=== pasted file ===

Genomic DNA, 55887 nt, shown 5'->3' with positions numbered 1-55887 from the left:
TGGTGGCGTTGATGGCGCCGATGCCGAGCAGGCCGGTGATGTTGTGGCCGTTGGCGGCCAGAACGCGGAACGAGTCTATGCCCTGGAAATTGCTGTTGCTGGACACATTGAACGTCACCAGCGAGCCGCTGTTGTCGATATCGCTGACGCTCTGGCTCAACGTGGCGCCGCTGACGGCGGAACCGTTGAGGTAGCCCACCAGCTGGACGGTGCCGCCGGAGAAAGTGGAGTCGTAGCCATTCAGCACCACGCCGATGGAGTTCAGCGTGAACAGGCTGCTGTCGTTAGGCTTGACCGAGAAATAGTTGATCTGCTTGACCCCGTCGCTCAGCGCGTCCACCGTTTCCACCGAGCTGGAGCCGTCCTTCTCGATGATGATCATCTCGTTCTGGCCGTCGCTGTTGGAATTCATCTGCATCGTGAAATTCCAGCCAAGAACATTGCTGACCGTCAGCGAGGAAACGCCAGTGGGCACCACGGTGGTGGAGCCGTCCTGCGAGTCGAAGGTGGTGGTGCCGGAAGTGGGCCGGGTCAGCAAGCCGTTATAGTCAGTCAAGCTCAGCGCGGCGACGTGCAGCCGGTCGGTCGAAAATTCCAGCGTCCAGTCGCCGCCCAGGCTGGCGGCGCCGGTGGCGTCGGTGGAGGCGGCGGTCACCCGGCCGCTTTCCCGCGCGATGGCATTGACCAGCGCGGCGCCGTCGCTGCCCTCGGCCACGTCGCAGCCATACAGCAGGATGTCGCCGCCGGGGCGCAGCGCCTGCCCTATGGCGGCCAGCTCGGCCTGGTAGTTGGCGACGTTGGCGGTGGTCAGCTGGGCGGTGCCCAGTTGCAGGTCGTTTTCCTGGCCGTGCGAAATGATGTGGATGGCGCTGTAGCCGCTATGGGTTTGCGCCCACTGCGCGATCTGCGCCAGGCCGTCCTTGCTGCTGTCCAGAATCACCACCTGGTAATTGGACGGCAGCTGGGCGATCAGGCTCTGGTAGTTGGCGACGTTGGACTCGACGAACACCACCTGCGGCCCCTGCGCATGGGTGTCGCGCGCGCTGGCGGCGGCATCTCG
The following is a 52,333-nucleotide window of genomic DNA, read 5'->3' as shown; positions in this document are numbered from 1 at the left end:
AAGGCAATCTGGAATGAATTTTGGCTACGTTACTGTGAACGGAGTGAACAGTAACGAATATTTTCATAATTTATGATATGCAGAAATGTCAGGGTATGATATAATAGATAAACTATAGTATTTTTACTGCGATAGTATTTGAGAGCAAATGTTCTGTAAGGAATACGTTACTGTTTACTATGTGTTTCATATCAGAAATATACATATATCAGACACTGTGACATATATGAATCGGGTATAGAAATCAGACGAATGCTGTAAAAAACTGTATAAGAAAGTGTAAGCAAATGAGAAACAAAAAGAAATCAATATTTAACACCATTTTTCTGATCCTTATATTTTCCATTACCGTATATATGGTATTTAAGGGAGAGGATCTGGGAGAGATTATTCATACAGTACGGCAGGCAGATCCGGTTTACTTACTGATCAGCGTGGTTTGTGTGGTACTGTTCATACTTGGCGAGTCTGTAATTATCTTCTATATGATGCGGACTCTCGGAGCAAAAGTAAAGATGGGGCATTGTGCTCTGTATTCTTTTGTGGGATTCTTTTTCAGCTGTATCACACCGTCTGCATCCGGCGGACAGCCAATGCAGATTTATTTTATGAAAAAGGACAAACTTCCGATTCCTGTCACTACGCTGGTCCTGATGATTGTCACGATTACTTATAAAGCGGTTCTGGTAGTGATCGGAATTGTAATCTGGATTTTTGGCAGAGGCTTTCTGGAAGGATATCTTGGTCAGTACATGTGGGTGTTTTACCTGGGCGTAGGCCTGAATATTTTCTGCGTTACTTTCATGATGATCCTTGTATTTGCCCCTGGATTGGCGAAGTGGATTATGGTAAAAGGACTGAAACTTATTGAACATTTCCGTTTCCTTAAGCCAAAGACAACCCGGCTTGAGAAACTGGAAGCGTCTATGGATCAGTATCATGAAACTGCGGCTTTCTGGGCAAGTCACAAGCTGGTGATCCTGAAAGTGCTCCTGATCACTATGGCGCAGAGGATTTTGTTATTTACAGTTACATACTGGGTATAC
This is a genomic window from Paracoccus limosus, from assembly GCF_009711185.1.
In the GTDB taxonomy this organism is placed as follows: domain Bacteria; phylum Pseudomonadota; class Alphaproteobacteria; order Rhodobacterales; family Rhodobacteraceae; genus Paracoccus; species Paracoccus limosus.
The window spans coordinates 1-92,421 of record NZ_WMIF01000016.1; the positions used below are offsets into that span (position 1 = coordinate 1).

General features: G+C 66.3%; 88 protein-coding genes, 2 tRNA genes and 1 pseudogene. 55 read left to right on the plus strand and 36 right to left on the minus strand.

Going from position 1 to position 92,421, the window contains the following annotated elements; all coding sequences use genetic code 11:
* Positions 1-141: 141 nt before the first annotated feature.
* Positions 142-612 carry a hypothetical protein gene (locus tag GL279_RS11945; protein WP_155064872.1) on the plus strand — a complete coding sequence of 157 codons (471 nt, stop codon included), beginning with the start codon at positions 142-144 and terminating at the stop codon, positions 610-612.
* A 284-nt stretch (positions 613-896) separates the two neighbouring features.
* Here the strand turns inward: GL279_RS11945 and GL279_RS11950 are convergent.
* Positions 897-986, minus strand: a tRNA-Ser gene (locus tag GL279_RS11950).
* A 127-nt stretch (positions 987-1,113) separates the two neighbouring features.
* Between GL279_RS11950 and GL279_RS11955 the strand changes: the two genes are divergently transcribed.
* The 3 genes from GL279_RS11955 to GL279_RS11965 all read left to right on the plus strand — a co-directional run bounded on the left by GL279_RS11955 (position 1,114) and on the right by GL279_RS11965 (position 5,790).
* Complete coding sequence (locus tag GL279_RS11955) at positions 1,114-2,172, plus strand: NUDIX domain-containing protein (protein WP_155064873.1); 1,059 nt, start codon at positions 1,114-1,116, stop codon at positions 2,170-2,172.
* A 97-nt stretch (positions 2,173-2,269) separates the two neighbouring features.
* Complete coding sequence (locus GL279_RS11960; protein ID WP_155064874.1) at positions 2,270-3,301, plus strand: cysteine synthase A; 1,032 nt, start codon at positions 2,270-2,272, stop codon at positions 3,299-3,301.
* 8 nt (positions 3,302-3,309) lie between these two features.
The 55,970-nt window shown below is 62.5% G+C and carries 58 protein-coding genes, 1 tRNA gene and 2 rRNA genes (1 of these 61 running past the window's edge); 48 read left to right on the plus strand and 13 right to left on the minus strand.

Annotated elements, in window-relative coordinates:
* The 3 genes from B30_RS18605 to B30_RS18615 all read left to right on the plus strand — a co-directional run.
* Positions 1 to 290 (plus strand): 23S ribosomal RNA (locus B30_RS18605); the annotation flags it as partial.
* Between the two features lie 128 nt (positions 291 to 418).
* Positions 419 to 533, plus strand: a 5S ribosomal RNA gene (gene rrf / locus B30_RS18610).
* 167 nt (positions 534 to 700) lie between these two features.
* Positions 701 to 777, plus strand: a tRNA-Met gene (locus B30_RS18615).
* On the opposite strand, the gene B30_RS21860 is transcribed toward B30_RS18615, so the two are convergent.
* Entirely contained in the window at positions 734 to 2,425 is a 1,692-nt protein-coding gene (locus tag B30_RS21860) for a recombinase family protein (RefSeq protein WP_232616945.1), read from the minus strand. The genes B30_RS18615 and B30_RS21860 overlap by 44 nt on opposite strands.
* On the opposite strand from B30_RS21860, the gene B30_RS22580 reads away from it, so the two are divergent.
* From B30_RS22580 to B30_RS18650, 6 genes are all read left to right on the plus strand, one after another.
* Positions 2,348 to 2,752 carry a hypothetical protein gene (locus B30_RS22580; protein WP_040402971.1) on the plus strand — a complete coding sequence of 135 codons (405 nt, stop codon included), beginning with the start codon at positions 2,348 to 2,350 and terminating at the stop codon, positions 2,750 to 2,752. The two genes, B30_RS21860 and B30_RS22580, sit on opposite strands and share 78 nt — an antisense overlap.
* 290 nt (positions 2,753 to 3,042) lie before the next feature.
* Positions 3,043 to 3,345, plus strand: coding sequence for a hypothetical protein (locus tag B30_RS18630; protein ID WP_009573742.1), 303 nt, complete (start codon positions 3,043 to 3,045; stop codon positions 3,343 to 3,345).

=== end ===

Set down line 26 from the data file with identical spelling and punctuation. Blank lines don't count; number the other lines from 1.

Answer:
* Between the two features lie 128 nt (positions 291 to 418).